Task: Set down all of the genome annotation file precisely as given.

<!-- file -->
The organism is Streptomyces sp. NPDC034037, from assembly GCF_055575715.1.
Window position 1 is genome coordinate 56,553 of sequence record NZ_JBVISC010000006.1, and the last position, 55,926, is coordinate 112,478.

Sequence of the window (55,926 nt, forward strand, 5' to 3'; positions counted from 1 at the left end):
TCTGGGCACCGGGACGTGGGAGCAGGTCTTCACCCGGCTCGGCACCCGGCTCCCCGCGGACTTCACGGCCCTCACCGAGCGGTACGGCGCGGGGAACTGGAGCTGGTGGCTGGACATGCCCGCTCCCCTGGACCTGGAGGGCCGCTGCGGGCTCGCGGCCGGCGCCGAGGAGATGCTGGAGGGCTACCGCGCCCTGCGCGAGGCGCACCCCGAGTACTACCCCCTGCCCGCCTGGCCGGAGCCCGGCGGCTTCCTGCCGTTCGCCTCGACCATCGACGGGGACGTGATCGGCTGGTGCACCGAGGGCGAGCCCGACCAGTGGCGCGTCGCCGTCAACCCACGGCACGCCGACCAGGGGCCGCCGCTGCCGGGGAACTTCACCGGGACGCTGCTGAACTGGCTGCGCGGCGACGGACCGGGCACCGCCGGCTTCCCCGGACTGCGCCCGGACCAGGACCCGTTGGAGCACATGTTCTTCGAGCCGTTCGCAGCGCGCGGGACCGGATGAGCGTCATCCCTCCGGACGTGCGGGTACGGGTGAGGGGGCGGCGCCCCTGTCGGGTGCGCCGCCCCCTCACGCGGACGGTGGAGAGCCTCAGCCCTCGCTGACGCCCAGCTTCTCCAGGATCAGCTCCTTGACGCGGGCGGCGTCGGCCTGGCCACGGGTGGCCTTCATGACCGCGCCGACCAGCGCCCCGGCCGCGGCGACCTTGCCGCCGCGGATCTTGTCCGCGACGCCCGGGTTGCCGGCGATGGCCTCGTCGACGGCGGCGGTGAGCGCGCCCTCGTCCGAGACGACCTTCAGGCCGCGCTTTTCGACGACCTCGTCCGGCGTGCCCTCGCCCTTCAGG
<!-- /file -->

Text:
The organism is Streptomyces sp. NPDC034037, from assembly GCF_055575715.1.
Window position 1 is genome coordinate 56,553 of sequence record NZ_JBVISC010000006.1, and the last position, 55,926, is coordinate 112,478.

Sequence of the window (55,926 nt, forward strand, 5' to 3'; positions counted from 1 at the left end):
TCTGGGCACCGGGACGTGGGAGCAGGTCTTCACCCGGCTCGGCACCCGGCTCCCCGCGGACTTCACGGCCCTCACCGAGCGGTACGGCGCGGGGAACTGGAGCTGGTGGCTGGACATGCCCGCTCCCCTGGACCTGGAGGGCCGCTGCGGGCTCGCGGCCGGCGCCGAGGAGATGCTGGAGGGCTACCGCGCCCTGCGCGAGGCGCACCCCGAGTACTACCCCCTGCCCGCCTGGCCGGAGCCCGGCGGCTTCCTGCCGTTCGCCTCGACCATCGACGGGGACGTGATCGGCTGGTGCACCGAGGGCGAGCCCGACCAGTGGCGCGTCGCCGTCAACCCACGGCACGCCGACCAGGGGCCGCCGCTGCCGGGGAACTTCACCGGGACGCTGCTGAACTGGCTGCGCGGCGACGGACCGGGCACCGCCGGCTTCCCCGGACTGCGCCCGGACCAGGACCCGTTGGAGCACATGTTCTTCGAGCCGTTCGCAGCGCGCGGGACCGGATGAGCGTCATCCCTCCGGACGTGCGGGTACGGGTGAGGGGGCGGCGCCCCTGTCGGGTGCGCCGCCCCCTCACGCGGACGGTGGAGAGCCTCAGCCCTCGCTGACGCCCAGCTTCTCCAGGATCAGCTCCTTGACGCGGGCGGCGTCGGCCTGGCCACGGGTGGCCTTCATGACCGCGCCGACCAGCGCCCCGGCCGCGGCGACCTTGCCGCCGCGGATCTTGTCCGCGACGCCCGGGTTGCCGGCGATGGCCTCGTCGACGGCGGCGGTGAGCGCGCCCTCGTCCGAGACGACCTTCAGGCCGCGCTTTTCGACGACCTCGTCCGGCGTGCCCTCGCCCTTCAGG